Power handling for Windows 8 and Windows 8.1 touch and pen controllers

This topic provides information about touch controller power states for Windows 8 and Windows 8.1, and guidelines for touch controller IHVs, PC ODMs, and PC OEMs. It assumes that the reader is familiar with the touch hardware requirements in the Windows® Hardware Certification Kit (Windows HCK), and PC and device power states in general.


In today’s mobile computer systems, extending battery life is a top priority. Minimizing device power consumption in idle scenarios and eliminating it entirely in standby scenarios are fundamental to realizing system power goals.

Touch and pen controllers are only required to be input ready when the screen is on. However, the screen state – whether the screen is on or off – isn’t communicated directly to the controller.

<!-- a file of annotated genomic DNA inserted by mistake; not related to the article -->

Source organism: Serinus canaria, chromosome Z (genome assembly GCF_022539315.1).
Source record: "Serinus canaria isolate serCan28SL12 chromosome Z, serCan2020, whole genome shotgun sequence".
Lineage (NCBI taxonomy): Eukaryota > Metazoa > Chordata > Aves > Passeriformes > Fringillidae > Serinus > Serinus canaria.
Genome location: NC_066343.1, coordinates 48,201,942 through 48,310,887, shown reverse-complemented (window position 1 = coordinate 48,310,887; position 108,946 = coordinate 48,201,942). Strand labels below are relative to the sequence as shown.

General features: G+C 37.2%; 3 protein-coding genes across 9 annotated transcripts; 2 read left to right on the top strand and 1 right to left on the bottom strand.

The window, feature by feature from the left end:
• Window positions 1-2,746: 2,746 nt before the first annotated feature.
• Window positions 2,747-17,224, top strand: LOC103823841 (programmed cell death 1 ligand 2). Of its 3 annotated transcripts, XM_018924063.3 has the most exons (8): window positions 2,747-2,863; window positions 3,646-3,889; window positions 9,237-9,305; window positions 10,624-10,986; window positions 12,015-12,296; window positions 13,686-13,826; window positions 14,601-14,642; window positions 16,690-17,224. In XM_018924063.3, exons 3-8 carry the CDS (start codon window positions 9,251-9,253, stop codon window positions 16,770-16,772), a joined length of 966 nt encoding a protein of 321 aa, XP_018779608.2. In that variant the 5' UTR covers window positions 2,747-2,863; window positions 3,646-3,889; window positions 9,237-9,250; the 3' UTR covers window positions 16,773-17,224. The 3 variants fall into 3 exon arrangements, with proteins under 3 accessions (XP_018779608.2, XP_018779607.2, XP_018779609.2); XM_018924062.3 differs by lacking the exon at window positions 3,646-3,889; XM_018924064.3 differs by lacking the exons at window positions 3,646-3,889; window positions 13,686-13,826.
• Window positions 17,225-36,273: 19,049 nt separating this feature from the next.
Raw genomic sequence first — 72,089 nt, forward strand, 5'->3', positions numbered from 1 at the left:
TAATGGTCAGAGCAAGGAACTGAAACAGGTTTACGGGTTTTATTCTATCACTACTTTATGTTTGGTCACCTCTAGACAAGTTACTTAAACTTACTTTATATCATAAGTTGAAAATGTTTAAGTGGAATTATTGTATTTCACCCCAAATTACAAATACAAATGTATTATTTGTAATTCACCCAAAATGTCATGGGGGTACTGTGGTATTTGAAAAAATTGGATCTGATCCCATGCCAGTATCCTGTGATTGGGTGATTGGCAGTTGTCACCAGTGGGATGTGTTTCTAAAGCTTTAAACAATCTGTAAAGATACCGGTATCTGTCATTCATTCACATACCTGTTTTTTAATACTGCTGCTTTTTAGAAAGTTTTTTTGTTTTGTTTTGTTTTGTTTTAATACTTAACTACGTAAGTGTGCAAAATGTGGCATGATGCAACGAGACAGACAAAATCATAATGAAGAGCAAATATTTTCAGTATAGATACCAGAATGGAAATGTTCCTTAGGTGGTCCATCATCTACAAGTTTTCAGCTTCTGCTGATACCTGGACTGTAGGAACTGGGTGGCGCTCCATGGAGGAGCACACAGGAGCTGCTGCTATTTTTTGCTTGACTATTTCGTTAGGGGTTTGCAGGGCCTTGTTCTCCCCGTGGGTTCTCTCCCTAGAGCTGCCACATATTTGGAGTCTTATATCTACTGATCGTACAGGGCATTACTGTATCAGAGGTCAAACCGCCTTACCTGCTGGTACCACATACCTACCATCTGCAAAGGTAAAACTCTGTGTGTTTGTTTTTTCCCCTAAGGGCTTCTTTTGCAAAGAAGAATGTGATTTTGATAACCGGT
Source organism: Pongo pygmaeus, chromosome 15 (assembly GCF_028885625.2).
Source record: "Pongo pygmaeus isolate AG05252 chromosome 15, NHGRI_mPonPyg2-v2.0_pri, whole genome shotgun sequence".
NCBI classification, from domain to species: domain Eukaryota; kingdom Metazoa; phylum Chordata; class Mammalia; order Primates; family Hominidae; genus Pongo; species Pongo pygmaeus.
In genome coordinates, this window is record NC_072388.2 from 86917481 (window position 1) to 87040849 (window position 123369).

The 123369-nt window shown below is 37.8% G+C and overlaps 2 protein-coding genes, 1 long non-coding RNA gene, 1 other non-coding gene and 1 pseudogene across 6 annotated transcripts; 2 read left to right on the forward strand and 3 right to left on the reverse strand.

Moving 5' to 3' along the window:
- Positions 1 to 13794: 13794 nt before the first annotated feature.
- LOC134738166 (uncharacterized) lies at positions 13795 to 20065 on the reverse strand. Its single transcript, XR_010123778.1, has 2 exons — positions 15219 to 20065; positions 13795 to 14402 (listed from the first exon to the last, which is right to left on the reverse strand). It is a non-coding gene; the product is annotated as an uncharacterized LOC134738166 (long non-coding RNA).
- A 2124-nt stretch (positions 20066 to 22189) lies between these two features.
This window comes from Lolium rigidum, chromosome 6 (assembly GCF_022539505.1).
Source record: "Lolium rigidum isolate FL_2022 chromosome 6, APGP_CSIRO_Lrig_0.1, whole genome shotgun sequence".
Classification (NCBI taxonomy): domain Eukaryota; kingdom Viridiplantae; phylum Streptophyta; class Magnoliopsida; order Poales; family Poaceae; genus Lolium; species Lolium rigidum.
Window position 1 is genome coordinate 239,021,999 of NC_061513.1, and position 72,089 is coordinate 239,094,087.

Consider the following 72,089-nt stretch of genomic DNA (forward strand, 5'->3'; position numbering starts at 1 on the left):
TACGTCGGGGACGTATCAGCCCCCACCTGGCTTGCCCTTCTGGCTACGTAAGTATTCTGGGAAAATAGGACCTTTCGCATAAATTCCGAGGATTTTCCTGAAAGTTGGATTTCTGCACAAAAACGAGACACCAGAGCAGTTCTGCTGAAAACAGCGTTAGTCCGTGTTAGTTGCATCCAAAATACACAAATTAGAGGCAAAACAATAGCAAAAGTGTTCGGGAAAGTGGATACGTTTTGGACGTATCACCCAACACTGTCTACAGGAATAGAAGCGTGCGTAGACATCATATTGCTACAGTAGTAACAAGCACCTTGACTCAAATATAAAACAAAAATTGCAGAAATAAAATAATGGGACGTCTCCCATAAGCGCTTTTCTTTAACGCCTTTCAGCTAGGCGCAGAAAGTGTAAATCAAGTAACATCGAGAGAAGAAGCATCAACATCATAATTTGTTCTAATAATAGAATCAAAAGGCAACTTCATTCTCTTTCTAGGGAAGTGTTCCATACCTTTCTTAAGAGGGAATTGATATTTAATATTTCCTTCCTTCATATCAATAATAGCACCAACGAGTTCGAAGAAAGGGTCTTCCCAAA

A touch/Pen controller connects to the system over USB or I2C. If the system supports connected standby, we highly recommend that you use I2C. When the system is in connected standby, touch and pen digitizers must consume less than or equal to 1 mW.

We strongly recommend that all of the guidance in this section is followed for both HID I2C and USB pen controllers.

In this section

Topic Description

HID I2C peripherals

This topic describes the three required (and an optional fourth) power states for HID I2C peripherals.

HID USB peripherals

This topic describes the three power states that are required for internal and external HID USB devices.

Power rail switching

This topic introduces power rail switching design.

Using SET_Power (ON/SLEEP)

This topic introduces SET_POWER (ON/SLEEP), an in-band power management mechanism that is provided for by the HID I2C protocol.

Windows pointer device data delivery protocol

How to design multi-touch hardware solutions for Windows 8 and Windows 8.1

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